Categories of Special Interest
Architectural Artistic Historical
In Use As
1840 - 1865
Terraces of two-bay two-storey over basement houses, built c.1845-1860, arranged in L-plan. M-profile pitched roofs, hidden behind raised brown brick parapets with granite coping, having cast-iron rainwater goods, brown brick and rendered chimneystacks with some clay chimney pots. Brown and red brick, laid in Flemish bond, to walls, carved granite plinth courses, partially painted, over rendered walls to basement. Lined-and-ruled and roughcast rendered walls to side and rear elevations. Plaque to wall to No.16. Square-headed window openings, painted masonry sills, timber sash windows and replacement uPVC windows. Segmental-arched and elliptical-arched door openings with masonry surrounds, timber pilasters and entablatures supporting decorative fanlights over timber panelled doors, opening onto granite platforms, some having cast-iron bootscrapes. Wrought-iron railings with cast-iron corner posts on painted granite plinth walls enclosing basement areas.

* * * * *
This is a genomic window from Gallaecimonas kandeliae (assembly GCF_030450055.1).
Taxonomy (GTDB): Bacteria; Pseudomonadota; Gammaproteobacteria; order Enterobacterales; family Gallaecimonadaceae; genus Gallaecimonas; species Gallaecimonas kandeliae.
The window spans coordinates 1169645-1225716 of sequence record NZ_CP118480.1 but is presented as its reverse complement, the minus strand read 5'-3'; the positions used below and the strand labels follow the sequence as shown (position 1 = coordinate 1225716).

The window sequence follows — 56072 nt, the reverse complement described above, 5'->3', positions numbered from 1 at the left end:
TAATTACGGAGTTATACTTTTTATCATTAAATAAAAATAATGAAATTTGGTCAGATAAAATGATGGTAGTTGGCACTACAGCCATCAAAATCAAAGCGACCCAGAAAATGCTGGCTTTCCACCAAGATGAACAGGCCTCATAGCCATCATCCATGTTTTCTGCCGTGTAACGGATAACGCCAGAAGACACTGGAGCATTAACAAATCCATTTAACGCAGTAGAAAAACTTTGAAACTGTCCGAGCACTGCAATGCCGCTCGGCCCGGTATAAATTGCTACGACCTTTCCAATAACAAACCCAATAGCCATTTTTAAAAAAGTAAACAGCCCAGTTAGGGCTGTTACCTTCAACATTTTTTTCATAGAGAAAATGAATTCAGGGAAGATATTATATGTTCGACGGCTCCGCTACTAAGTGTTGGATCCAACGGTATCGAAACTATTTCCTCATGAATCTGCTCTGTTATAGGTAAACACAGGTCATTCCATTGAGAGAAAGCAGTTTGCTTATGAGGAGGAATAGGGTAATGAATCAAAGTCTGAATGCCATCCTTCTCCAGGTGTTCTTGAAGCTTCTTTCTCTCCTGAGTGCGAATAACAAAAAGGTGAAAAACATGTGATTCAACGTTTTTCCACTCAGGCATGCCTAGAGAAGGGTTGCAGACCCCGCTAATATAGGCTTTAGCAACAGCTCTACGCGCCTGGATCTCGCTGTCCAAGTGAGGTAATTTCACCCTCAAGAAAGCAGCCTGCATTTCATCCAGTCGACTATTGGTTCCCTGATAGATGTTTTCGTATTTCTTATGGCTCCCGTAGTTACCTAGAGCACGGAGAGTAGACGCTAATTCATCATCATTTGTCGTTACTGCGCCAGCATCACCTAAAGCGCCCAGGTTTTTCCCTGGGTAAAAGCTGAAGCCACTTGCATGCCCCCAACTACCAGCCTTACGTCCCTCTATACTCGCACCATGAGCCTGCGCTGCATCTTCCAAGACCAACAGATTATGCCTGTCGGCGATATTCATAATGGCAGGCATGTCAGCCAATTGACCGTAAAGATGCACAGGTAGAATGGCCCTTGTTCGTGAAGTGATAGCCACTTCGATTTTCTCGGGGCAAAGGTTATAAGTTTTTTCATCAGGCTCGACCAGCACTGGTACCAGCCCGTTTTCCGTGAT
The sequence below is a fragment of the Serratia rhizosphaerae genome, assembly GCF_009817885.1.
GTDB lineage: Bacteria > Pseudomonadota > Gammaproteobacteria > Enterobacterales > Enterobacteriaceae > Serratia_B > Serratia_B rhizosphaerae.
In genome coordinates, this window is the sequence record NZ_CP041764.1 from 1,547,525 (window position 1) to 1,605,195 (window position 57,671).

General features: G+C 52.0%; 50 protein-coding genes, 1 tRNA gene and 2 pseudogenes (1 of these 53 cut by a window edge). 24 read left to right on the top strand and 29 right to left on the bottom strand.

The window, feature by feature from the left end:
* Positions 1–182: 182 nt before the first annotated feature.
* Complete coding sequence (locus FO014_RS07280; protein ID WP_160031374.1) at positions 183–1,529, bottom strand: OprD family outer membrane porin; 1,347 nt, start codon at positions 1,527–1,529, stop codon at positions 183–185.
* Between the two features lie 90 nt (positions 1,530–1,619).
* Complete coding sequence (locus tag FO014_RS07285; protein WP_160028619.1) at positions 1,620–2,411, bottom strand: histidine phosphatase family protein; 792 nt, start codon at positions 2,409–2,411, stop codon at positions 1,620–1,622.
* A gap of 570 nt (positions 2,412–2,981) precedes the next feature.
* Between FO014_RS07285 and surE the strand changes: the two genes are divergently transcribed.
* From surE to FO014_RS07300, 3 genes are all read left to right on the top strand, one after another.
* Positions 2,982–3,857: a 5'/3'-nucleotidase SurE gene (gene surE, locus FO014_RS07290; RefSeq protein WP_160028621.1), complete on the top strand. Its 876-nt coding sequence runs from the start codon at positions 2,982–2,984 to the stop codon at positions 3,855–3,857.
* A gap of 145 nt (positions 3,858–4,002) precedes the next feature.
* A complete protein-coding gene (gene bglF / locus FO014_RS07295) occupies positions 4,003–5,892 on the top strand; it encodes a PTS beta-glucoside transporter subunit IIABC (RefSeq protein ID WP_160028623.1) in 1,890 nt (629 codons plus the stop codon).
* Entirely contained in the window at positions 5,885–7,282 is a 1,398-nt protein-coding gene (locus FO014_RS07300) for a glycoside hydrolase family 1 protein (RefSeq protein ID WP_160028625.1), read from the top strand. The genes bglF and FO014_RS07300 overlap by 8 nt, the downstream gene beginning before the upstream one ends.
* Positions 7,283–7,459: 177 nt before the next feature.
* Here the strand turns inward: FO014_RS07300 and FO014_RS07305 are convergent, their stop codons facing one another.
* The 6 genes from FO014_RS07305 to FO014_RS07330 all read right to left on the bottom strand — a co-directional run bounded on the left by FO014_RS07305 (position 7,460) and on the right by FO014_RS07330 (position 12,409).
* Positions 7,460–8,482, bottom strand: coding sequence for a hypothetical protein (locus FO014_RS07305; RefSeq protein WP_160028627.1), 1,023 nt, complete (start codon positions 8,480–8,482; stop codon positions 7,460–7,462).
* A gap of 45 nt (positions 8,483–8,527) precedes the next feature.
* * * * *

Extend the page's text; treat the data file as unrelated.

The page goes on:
Palmerston Place began to be developed following the establishment of the terminus of the Midland Great Western Railway terminus at Broadstone in 1845, on land belonging to the Palmerston family. The form and scale of these elegant and well-composed terraces are characteristic of middle-class residential suburban design at the time, with features such as timber sash windows adding a patina of age. The shared fenestration alignment and parapet height provides a pleasing sense of continuity. Several well-executed doorcases provide aesthetic interest, the fanlights in particular enlivening the façades. The plaque to the wall of No.16 commemorates John O'Leary, the editor of the Irish Fenian newspaper, The Irish People, who lived in this house, adding historical interest to the site.